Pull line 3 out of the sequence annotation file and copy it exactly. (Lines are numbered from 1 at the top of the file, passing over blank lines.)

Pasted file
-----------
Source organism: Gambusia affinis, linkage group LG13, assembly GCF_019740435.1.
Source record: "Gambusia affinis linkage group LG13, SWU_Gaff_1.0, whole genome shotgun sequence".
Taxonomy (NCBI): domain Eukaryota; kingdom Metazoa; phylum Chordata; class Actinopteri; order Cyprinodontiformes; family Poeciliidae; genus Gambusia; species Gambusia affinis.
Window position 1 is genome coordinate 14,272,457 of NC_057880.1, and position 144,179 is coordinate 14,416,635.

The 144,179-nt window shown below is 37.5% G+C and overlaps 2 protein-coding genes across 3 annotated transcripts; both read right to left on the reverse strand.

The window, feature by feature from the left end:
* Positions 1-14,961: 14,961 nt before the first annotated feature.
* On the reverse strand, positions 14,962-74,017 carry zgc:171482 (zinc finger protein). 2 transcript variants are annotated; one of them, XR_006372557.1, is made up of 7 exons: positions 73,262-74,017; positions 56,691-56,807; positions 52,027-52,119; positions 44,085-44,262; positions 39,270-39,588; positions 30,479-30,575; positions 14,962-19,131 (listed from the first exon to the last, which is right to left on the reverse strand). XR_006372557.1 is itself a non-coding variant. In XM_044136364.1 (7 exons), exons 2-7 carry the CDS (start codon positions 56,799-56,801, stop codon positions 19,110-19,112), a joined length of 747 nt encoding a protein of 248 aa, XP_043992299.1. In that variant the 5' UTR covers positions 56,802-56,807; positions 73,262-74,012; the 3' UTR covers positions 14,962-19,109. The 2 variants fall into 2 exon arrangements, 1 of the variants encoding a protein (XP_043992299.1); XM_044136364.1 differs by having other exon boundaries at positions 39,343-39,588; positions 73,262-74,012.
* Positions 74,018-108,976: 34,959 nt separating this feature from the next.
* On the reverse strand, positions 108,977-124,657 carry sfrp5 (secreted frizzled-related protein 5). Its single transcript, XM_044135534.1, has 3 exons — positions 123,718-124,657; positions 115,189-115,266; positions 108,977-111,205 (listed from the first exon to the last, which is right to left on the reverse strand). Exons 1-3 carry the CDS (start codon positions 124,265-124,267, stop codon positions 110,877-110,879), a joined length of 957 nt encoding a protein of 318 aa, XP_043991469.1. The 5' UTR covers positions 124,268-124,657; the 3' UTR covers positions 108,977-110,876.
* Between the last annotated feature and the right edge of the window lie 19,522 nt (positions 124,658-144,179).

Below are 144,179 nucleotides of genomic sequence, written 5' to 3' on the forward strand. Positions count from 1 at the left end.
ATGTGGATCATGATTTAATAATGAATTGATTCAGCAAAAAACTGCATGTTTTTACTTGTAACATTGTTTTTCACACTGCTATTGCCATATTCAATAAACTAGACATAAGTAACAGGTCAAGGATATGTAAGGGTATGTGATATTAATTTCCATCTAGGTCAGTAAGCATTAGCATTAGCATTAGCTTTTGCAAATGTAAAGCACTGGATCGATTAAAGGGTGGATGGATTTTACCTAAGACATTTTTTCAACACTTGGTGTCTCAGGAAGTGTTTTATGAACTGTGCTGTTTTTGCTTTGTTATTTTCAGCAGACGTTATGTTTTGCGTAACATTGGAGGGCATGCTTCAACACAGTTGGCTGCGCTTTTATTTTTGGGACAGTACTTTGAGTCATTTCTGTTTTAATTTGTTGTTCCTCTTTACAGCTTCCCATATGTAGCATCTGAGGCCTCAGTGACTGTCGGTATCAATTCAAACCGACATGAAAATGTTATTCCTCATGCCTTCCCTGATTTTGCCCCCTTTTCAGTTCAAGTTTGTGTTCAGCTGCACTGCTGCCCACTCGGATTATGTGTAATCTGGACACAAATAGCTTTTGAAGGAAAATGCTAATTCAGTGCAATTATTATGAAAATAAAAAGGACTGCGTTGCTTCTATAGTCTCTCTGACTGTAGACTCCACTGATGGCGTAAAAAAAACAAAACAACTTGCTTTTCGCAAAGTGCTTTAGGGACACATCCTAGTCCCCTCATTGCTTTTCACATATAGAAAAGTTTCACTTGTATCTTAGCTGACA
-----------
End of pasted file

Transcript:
Taxonomy (NCBI): domain Eukaryota; kingdom Metazoa; phylum Chordata; class Actinopteri; order Cyprinodontiformes; family Poeciliidae; genus Gambusia; species Gambusia affinis.